Defense lawyers for an inmate freed from prison after 17 years said Wednesday the Utah Attorney General's Office has changed course and decided to appeal a judge's ruling overturning her conviction.

Paul Murphy, a spokesman for Utah Attorney General Mark Shurtleff, did not dispute the defense statement but declined comment, saying only that an announcement was set for Thursday.

Debra Brown was freed from Utah State Prison on May 9 after a judge found the 53-year-old innocent of a 1993 murder. She had been sentenced to life.

Brown was the first inmate exonerated under a 2008 Utah law allowing judges to reconsider convictions on new factual _ not scientific _ evidence.

Judge Michael DiReda found Brown "factually innocent," concluding that she was elsewhere when her longtime friend and employer, Lael Brown, 75, was shot to death in his Logan home, about 80 miles north of Salt Lake City. The ruling essentially exonerated Brown of the crime.

Within hours of her release, Shurtleff said that "in the interest of justice and mercy," he wouldn't appeal.

"The time has come to bring closure to Debra Brown and everyone involved in this case," Shurtleff said then in a statement. "She has served 17 years in prison and a judge has found her factually innocent. This was Utah's first case like this and I am convinced these types of challenges will be rare."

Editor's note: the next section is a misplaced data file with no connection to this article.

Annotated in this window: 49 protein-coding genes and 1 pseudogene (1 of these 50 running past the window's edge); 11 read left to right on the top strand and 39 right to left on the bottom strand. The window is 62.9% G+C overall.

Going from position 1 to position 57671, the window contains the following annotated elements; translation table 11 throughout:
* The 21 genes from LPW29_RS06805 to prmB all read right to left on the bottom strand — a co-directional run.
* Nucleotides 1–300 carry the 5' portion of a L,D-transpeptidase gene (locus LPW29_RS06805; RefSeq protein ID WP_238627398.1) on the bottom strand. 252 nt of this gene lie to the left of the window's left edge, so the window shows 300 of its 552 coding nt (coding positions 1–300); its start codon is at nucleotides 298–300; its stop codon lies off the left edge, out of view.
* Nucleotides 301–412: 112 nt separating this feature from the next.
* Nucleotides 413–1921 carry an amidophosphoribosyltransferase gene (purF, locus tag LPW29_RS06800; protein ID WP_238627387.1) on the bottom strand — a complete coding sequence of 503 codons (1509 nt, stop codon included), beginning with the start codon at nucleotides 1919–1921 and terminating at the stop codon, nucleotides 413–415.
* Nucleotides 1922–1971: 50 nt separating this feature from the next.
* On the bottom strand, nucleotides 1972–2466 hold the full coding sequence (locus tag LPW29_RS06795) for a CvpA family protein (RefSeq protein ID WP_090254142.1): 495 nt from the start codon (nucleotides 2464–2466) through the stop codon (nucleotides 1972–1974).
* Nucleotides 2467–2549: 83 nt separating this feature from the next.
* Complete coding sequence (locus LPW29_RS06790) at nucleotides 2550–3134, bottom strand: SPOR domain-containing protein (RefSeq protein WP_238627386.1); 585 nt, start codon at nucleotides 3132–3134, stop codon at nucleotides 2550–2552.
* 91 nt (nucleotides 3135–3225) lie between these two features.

On Wednesday night, however, her attorneys with the Rocky Mountain Innocence Center said in a statement that the attorney general was going ahead with the appeal.

"After being promised that the state would not appeal, Ms. Brown and her family were beginning to put their long ordeal behind them and to heal," the center said. "Ms. Brown was looking forward to what she described lovingly as her `new, improved, restored life.' The Attorney General's change of mind has left her and her family `broken-hearted.' "

The center did not elaborate and calls by The Associated Press were not returned.

Shurtleff had filed a notice of intent to appeal shortly after the judge's ruling but that was before he issued his statement saying he wouldn't contest the decision. Still, it gave him 30 days to file a formal appeal.

Murphy wouldn't elaborate on any decision, but instead said Shurtleff would address the issue Thursday.